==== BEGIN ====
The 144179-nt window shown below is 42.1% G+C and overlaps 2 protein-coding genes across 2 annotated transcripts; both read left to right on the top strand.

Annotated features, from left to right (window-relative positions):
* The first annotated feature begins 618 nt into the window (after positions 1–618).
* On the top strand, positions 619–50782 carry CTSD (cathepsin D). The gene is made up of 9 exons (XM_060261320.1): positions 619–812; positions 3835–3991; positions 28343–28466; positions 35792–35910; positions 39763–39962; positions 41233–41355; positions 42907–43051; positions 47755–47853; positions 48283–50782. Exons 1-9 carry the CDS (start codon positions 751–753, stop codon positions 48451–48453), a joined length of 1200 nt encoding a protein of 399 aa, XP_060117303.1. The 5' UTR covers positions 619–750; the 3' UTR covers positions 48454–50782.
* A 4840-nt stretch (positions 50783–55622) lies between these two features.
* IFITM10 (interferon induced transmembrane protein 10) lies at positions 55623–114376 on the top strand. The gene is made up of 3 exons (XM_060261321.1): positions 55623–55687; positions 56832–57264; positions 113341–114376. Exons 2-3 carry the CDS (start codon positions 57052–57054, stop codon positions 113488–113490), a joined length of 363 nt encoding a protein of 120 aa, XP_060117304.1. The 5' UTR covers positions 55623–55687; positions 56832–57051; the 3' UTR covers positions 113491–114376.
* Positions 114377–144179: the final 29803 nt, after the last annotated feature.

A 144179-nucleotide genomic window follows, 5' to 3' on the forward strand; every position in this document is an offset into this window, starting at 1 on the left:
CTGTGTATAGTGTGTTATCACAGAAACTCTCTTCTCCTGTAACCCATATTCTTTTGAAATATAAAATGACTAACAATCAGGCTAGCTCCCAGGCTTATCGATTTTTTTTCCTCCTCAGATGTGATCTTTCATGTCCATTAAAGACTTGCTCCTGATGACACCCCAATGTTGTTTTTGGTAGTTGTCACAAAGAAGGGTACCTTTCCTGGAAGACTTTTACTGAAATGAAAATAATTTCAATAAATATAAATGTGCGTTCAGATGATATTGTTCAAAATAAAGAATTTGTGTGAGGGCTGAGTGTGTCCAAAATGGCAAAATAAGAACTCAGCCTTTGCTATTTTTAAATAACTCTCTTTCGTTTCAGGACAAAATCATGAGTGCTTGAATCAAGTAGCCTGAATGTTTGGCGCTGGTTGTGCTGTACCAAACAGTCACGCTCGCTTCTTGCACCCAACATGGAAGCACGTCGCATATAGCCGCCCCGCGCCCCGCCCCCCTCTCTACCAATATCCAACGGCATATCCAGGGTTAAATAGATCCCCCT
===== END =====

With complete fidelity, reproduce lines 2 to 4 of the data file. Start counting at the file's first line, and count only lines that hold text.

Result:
Annotated features, from left to right (window-relative positions):
* The first annotated feature begins 618 nt into the window (after positions 1–618).
* On the top strand, positions 619–50782 carry CTSD (cathepsin D). The gene is made up of 9 exons (XM_060261320.1): positions 619–812; positions 3835–3991; positions 28343–28466; positions 35792–35910; positions 39763–39962; positions 41233–41355; positions 42907–43051; positions 47755–47853; positions 48283–50782. Exons 1-9 carry the CDS (start codon positions 751–753, stop codon positions 48451–48453), a joined length of 1200 nt encoding a protein of 399 aa, XP_060117303.1. The 5' UTR covers positions 619–750; the 3' UTR covers positions 48454–50782.